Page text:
Students voice concerns about stadium, budget

Five administrators responded to student questions about the future of the campus

At the Minnesota Student Association âÄôs second annual Student Concern Forum Tuesday, students raised issues on the budget cut, the new stadium, textbook prices and more. Five administrators from various departments were at the open meeting to respond to questions and concerns students brought up. MSA Academics and Services Chairman Brendan OâÄôShea coordinated the event. âÄúThe idea behind the Student Concern Forum is to offer regular students an opportunity to have a face-to-face discussion with University of Minnesota administrators,âÄù OâÄôShea said. âÄúItâÄôs to give students a voice.âÄù The TCF Bank Stadium was the hot topic, and Associate Athletics Director Phil Esten was available to address issues. âÄúOf course everybodyâÄôs got a concern about traffic and parking, and I just hope people give it a chance,âÄù Esten said. âÄúI think itâÄôs just going to be really fun.âÄù

TCF Bank Stadium

With the new stadium opening soon, sophomore Paul Buchel asked how tickets will be distributed to students. Esten said they have already sold all 40,000 non-student tickets, and he hopes the 10,000 student season tickets will sell out after they go on sale later this month . âÄú[It is] a very affordable ticket. In the Big Ten, itâÄôs the second lowest,âÄù Esten said. âÄúWe put together a process by which weâÄôll offer the opportunity to purchase season tickets for current students, and then to incoming students next year.âÄù The administrators also discussed parking around the stadium on game day. Esten said there are enough parking spots available for game day and ticket holders will go through a parking lot selection process this summer. âÄúWeâÄôve been working very closely with Parking and Transportation Services,âÄù Esten said. âÄúI think weâÄôve got a very, very solid plan.âÄù

Textbook Prices

Sophomore finance and international business student Irene Wong said she was worried about the affordability of textbooks. âÄúTextbook prices have been increasing every year,âÄù she said. Bob Crabb , Director of University of Minnesota Bookstores, said the bookstore introduced a new book rental program this year for certain courses that will help reduce the amount students pay each semester. He said the pilot program has been popular among students and hopes it will be expanded to include a larger number of textbooks next year. Crabb also said the increased availability of e-books will help reduce costs. He said about 1,500 e-books were offered last year with 6,000 this year. However, he explained that students save the most money on textbooks if they buy them used and sell them back at the end of the semester, thereby paying 25 percent of the new book price.

Crime and Safety

University police Chief Greg Hestness was at the meeting to talk about crime on campus and how students can remain safe. âÄúThe crime rateâÄôs been excellent the last several years,âÄù he said. âÄúI donâÄôt think weâÄôve had an increase since 2004. WeâÄôre down 13 percent last year.âÄù MSA Vice President Trisha Thompson asked about trends in crime. Hestness said any apparent trend in burglaries or robberies was a result of increased crime alerts, adding that theft was actually the highest-reported crime with 519 reports on campus in 2008. As for the increased traffic around the stadium, Hestness said most of the traffic control will be electronic with timed lights and cameras. He said the estimated 27 people to work traffic posts will mainly be to control pedestrians. âÄúThe cars I think will be fairly well-managed, but you have to really manage the people so they donâÄôt conflict with the traffic and you can keep traffic moving,âÄù he said. When tailgating was brought up, Hestness said alcohol will be allowed on designated surface lots, but there will be no tailgating in ramps.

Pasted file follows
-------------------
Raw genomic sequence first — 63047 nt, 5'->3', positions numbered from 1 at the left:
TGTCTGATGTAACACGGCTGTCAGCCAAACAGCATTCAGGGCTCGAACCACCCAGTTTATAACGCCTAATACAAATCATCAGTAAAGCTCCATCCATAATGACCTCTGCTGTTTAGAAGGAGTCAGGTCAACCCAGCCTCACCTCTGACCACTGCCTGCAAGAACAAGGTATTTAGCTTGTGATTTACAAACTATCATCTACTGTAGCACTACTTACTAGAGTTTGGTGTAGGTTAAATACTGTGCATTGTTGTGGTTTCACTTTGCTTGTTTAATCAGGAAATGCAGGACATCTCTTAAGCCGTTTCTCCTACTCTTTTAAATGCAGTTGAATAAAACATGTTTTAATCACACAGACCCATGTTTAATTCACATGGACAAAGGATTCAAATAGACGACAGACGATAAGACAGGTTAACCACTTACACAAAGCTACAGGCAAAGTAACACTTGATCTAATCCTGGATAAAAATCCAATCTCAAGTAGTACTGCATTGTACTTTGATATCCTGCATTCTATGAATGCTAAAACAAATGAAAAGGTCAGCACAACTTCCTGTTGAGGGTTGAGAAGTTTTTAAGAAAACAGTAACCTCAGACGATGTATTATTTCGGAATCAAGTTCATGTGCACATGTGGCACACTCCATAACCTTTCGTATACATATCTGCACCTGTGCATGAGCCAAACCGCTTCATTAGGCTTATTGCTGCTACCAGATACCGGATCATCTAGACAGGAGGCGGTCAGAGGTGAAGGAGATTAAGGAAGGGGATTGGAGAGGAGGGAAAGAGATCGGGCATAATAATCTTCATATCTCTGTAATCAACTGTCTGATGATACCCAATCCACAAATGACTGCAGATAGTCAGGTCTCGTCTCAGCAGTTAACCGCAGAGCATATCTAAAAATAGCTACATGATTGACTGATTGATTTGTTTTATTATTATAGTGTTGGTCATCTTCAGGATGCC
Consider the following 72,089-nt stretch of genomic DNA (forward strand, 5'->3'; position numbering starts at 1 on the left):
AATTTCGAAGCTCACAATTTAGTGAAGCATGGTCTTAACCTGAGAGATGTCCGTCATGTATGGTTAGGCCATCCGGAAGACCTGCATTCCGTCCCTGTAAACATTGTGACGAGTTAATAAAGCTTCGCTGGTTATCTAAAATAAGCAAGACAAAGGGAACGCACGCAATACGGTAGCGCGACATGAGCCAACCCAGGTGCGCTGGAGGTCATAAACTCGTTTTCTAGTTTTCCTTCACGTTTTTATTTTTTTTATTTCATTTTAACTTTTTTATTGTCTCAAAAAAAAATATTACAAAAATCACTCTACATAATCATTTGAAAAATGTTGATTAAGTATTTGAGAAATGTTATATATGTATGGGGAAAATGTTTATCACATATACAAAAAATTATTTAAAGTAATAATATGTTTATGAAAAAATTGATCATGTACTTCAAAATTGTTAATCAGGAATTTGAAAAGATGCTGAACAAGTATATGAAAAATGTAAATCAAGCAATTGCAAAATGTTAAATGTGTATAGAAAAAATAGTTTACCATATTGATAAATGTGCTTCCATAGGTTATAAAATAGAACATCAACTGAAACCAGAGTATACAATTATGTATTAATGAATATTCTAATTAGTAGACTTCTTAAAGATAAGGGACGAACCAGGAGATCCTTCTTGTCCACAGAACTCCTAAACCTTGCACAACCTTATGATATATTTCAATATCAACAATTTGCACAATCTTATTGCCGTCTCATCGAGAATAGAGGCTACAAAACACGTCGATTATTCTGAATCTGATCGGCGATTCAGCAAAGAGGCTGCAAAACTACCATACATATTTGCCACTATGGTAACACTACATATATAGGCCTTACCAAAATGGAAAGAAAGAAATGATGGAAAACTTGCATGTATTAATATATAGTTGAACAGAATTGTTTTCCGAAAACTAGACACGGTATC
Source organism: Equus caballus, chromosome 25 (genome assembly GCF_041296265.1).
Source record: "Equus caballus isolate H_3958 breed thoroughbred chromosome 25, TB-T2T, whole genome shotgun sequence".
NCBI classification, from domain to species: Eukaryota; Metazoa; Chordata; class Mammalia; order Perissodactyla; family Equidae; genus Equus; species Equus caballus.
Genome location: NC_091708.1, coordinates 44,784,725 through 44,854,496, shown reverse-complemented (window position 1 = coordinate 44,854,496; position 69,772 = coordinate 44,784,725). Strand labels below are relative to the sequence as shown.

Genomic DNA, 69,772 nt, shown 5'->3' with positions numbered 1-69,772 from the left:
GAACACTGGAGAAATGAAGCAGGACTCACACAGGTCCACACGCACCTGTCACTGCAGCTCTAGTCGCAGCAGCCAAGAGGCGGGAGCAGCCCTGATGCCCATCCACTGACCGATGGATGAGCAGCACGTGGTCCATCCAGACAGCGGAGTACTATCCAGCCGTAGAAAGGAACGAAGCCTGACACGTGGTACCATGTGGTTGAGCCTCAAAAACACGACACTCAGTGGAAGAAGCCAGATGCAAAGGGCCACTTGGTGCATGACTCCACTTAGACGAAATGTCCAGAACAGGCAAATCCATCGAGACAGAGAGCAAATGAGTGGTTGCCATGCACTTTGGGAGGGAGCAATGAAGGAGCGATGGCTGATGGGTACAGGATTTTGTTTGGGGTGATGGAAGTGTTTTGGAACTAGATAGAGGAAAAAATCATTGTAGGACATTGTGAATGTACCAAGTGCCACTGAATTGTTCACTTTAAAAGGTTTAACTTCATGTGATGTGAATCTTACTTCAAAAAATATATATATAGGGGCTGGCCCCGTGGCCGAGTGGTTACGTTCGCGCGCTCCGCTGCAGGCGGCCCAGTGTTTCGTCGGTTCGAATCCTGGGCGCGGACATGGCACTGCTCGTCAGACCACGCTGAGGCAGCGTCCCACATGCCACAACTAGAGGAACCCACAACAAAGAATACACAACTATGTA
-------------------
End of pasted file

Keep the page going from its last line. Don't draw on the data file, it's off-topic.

U Budget

Although Gov. Tim Pawlenty âÄôs revised budget proposal would give the University one-time federal stimulus money, state support will still be cut, reducing the budget by $110 million for each of the next two years. OâÄôShea, the event coordinator, asked each administrator to address the issue of the budget cut. Robert McMaster , Vice Provost and Dean of Undergraduate Education, said some services will have to be cut. He said one possible change could be the way students take writing-intensive courses. Instead of taking the required four courses on the current curriculum, he said, students would write within their majors.

Campus Housing

Director of Housing and Residential Life Laurie McLaughlin said housing is funded entirely by students who live on campus, so the budget depends not on state funding, but on the number of students in campus dormitories and apartments. âÄúWeâÄôve had very strong occupancy levels over the past five years,âÄù McLaughlin said. âÄúSo that certainly has helped.âÄù She said that 83 percent of first-year students are housed on campus. Students were worried about possible increases in room and board costs, but McLaughlin said the cost will remain the same next year. âÄúWeâÄôve recommended no rate increase,âÄù she said. âÄúThat will really help with the cost of attending the University for those who live on campus.âÄù